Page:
The doorman’s eyes widened a fraction and Astrid could see him swallow before he spoke. “Can I help you, sir?” With his attention diverted from her, Astrid sparred a quick glance over her shoulder, then stepped to the right, removing herself from the space between the grizzled Russian and the unfortunate doorman.“I hav’ come to answer en'vee'tay'tion of Professor Stern.” The man was a stone, slowly formed into human shape by the centuries of wind and water. “I vill speak to him now.” His voice was the click of a bullet being loaded into the chamber: infinite patience before the trigger squeeze. His manner was the stately dignity of a king amongst assassins.


    Astrid recognized him instantly. Mikhail Baryshnikov. It was said that he only worked for the Russian government, but in their line of work, the term 'government' was a malleable concept. His line of work, in particular, consisted of combat specialization and explosives. The Americans in the first World War had nicknamed him Bary Boom. Astrid wondered what manner of job this was to require such a heavy-hitter like Baryshnikov. The tender hearted doorman didn’t stand a chance.


    “Very good sir, however; I must inform you that our club has a very particular dress code...” The fires, stoked by his sense of order and policy, suddenly puttered off when he found himself caught in the crosshairs of Baryshnikov's stolid gaze.


    Astrid looked to Baryshnikov then to the doorman.


    “Er, well, yes, pardon me, but--wait! Madame! Madame!” It was too late, Astrid had already slipped past him while he was distracted. The French woman’s dark eyes narrowed to see through the dim light and curtain of heady cigar smoke. She recognized some of the gentlemen here, not by their faces, but by sapphires on stick pins, the glinting diamonds on rings, the pure jade animals that adorned the tops of walking canes. Snippets of chortling conversation filled her senses, along with the slosh of sherry, brandy, whiskey; the scent of cedar, oak and cherry. Astrid scanned them all, searching for the face of her latest patron, knowing well that Baryshnikov would not be far behind. The man was a mountain, but he moved silent and smooth as a ghost.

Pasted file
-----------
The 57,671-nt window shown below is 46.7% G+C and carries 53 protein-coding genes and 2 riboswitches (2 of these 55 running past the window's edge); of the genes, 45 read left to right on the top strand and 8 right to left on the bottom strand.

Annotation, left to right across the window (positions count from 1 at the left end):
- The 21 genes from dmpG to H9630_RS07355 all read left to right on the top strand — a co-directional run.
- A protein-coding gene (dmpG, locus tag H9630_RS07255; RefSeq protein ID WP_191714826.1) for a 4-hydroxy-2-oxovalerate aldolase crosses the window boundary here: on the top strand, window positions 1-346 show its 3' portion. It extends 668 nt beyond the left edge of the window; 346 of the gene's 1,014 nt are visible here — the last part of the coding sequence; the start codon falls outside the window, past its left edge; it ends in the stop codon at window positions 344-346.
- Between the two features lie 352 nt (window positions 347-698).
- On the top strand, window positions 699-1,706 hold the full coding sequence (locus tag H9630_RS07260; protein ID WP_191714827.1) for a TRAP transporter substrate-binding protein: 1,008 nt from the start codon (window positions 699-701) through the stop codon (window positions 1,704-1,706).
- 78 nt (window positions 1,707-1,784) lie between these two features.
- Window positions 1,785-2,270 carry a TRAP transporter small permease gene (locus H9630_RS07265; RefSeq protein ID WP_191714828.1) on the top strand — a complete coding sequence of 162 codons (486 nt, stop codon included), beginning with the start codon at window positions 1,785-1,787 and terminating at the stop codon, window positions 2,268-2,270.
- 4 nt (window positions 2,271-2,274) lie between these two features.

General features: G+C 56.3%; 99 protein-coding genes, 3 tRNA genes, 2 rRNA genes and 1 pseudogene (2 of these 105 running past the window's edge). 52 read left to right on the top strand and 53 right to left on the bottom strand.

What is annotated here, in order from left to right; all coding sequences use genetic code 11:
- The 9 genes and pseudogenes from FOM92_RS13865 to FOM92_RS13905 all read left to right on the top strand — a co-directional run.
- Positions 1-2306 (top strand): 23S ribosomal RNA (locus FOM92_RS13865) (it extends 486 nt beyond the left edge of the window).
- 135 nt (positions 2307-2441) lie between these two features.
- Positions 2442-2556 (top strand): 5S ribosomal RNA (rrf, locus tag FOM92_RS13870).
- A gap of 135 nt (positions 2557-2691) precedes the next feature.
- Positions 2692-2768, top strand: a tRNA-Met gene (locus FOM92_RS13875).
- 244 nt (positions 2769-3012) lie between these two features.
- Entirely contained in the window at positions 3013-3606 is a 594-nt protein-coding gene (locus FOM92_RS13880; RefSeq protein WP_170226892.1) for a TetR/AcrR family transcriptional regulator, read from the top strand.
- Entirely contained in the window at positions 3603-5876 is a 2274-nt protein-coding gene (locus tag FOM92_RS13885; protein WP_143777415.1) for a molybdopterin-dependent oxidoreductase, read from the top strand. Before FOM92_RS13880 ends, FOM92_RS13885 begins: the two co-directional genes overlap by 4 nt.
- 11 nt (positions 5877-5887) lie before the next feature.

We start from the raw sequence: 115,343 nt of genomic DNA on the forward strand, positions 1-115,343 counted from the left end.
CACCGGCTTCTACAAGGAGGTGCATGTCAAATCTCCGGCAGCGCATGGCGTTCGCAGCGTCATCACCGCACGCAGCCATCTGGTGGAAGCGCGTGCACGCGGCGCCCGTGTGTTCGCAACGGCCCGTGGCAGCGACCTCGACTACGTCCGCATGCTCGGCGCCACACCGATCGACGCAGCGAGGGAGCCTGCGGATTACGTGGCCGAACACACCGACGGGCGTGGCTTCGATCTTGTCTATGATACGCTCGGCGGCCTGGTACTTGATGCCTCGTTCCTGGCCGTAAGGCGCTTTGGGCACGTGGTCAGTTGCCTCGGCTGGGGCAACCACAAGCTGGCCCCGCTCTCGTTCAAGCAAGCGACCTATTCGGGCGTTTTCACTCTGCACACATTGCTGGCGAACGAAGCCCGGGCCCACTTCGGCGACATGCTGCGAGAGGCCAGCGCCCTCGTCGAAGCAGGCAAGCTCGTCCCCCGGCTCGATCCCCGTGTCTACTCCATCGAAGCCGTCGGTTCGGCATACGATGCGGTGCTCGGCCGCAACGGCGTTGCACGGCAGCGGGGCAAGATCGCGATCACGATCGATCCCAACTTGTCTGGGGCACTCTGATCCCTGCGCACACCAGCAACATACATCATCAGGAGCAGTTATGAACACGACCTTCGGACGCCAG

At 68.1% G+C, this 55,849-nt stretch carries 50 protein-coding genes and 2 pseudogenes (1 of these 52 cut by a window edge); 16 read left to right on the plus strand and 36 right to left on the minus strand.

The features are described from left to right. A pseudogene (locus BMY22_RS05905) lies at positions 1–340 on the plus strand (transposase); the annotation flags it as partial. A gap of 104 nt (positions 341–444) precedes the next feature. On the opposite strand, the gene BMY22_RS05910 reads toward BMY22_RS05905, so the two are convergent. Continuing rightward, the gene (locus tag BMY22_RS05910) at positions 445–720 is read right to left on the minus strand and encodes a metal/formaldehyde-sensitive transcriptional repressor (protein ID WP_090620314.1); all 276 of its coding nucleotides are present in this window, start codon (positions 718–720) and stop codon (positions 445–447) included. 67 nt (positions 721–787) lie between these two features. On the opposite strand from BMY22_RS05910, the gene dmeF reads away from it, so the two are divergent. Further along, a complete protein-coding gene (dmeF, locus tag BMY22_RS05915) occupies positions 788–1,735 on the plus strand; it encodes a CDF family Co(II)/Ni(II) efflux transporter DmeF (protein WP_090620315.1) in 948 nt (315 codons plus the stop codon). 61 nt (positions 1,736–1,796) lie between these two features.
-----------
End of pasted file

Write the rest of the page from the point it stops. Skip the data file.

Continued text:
Astrid could not help but wonder if this was some form of test of her abilities. Did her potential employer think the Chor Chat, Europe’s most notorious jewel thief, could not breech a smokey gentleman’s club? She sincerely hoped not.

    "I don't like this, sir. You saw the likes we've had to employ! A bunch of low-lives and thieves if you ask me--EEH!" The delicate glasses on Hobb's tray clattered, when the sudden appearance of a dark woman startled him. To his credit, not a drop of sherry was spilled.

    The woman was smiling, a feline arch of lips that encompassed her whole face, wreathed by inky curls. “Bonjour," her attention was turned solely upon Professor Stern. "I was afraid that I was too late." She was Astrid, the half-tzigane jewel thief who had, until just two weeks ago, been the mysterious plague of the wealthy across the continent. "But I have come just in time."

    The British government had finally apprehended her, after a string of robberies across London.